By Merlina Hernando-Malipot
To assess the students’ aptitudes and skills as well as to estimate what field or discipline they can excel in, the National Career Assessment Examination (NCAE) for School Year 2017-2018 will be administered by the Department of Education (DepEd) this week.
Education Secretary Leonor Briones said DepEd – through the Bureau of Education Assessment (BEA) and with the assistance of school division and secondary schools and personnel – will administer this school year’s NCAE to all Grade 9 students in both public and private schools nationwide on August 30 to 31.
Briones said this is pursuant to the “Policy Guidelines on the National Assessment of Student Learning for the K to 12 Basic Education Program” and the “School Calendar for SY 2017-2018.”
Last school year, about 1.8-million students took the career assessment exam.
Basically, the NCAE aims to determine the learner’s aptitude and occupational interest on any of the Senior High School (SHS) tracks. Occupational interest is the learner’s preference in specific vocations and career categories.
DepEd said the two-day exam also aims to guide the conduct of career guidance at the school level and to ensure the development of skills and competencies required for the world of work and career choices.
The NCAE is also to provide basis for profiling learner’s aptitude in the four SHS tracks such as Academic, Technical-Vocational-Livelihood, Sports, and Arts and Design. Under the Academic track are the following strands: Accountancy, Business and Management (ABM); Science, Technology, Engineering and Mathematics (STEM), and Humanities and Social Sciences (HUMSS).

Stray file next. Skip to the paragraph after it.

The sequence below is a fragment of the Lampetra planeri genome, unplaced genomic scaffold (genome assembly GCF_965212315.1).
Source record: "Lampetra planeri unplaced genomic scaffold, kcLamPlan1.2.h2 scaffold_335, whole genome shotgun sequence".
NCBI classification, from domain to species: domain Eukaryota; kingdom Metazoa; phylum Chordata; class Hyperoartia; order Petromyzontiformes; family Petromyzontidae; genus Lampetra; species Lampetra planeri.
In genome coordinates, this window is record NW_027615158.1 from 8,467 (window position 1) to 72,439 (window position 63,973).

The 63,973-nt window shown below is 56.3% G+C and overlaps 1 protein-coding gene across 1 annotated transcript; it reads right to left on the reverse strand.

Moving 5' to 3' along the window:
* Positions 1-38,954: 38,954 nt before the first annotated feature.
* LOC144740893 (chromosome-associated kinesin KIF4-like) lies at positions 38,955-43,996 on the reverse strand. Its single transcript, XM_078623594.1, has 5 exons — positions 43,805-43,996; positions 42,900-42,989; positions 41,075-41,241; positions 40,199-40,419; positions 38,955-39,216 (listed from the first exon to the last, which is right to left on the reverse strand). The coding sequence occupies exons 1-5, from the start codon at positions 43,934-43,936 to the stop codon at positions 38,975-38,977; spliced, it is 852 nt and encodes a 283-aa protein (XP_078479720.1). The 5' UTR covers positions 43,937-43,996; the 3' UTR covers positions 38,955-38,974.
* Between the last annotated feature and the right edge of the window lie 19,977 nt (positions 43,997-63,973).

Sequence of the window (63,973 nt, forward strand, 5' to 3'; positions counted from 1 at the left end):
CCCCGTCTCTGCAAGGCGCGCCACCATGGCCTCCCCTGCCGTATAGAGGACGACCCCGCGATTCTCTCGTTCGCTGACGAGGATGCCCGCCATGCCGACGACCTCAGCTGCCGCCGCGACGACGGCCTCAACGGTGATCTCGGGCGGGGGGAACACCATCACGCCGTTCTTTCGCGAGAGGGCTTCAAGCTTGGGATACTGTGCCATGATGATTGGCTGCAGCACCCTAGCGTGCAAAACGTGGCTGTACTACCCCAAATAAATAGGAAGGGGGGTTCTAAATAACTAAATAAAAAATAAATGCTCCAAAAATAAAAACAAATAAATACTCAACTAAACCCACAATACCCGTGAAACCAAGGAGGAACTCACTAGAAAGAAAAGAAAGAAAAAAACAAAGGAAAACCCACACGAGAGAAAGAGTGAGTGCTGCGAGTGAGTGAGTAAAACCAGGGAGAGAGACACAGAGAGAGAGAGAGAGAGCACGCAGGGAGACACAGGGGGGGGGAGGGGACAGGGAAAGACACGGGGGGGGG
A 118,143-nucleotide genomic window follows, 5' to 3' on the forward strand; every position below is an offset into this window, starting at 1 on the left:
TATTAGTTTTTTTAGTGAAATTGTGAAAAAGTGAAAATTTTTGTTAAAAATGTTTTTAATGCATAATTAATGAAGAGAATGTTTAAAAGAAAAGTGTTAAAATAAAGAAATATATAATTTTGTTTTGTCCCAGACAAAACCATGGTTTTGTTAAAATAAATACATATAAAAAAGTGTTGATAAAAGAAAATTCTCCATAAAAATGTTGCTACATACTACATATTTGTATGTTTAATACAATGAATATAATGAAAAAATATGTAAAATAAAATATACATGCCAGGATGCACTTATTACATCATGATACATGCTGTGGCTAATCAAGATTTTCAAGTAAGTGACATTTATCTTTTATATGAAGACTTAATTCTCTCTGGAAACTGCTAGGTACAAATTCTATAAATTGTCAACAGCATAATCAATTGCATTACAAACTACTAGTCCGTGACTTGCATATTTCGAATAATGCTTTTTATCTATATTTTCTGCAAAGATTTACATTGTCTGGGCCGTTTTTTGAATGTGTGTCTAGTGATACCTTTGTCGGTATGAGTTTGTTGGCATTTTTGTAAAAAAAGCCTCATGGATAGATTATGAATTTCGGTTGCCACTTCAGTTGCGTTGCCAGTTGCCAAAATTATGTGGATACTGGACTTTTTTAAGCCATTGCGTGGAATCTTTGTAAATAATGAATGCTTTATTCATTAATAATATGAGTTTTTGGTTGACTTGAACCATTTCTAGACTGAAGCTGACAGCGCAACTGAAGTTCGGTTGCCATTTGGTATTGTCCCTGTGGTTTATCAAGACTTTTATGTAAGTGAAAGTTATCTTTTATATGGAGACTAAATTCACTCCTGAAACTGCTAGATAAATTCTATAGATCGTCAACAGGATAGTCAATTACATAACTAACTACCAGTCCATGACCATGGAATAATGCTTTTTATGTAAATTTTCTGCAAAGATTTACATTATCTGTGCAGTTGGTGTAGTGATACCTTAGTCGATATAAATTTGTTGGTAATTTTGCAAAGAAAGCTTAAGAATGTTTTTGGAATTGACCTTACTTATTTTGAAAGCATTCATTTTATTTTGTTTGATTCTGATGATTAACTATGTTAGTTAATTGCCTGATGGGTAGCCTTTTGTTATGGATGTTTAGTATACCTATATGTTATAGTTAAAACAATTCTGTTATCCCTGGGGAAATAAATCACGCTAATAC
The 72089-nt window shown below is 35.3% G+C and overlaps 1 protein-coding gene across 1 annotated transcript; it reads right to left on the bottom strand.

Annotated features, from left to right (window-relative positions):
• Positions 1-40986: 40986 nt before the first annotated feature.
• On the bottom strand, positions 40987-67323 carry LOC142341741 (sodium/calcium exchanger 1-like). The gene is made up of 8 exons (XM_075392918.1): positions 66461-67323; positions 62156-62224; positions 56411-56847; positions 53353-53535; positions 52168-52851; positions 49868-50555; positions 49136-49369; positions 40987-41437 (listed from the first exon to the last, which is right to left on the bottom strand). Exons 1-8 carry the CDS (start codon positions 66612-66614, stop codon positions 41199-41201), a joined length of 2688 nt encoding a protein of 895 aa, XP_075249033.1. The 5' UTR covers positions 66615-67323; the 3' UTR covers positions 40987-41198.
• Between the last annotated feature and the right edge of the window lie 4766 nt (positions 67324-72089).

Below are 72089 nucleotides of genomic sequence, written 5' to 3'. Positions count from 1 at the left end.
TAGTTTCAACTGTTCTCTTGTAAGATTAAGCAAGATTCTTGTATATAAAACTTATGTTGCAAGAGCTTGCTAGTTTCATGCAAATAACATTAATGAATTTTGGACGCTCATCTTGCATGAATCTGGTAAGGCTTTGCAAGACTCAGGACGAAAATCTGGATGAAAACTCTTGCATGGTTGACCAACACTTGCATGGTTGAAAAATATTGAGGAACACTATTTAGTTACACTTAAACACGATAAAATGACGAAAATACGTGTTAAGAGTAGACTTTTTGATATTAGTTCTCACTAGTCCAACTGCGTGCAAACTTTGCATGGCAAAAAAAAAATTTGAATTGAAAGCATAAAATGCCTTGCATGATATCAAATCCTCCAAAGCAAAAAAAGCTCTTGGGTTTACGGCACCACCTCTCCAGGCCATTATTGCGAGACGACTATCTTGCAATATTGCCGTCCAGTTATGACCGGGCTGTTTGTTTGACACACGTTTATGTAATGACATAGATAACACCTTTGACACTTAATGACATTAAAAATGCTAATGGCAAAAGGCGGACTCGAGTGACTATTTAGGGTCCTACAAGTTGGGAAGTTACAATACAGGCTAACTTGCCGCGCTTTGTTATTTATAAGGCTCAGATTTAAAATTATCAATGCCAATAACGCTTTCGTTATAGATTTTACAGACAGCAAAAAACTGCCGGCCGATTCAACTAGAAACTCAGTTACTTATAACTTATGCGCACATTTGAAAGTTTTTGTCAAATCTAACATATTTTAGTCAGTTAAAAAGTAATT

DepEd said the career assessment covers three domains such as General Scholastic Aptitude (GSA), Occupational Interest Inventory (OII), and Aptitude for SHS tracks.
The GSA refers to the student’s scientific ability, reading comprehension, verbal ability, mathematical ability and logical reasoning ability. The OII pertains to the checklist of occupational interests which provides an assessment on preferences for comprehensive career guidance. The Aptitude test measures the innate ability of the student to succeed in the SHS tracks.
DepEd also reminded that only public schools and private schools with permits to operate or government recognition can administer the NCAE.
For DepEd, the NCAE is an “important tool” of the government to address job mismatch, cut unemployment rate, and reverse the local brain-drain phenomenon. Present conditions indicate that a large number of college graduates fail to find appropriate employment suited for the course they finished. This, DepEd said, “has resulted in unemployment and oversupply of college graduates in white collar jobs while resulting in shortages in skilled manpower.”
The results of the NCAE, DepEd said, will show the interest and career inclination of the student, whether it is technical-vocational, entrepreneurial, or a full college education course. This way, the parents and students will be guided on what career track is best to take after high school graduation.
DepEd reminded that the NCAE is “nondiscriminatory for people who have aptitude for technical-vocational and entrepreneurial courses and is also open to other interested out-of-school youth and A & E passers” and that the result of the NCAE is not “mandatory but recommendatory.”
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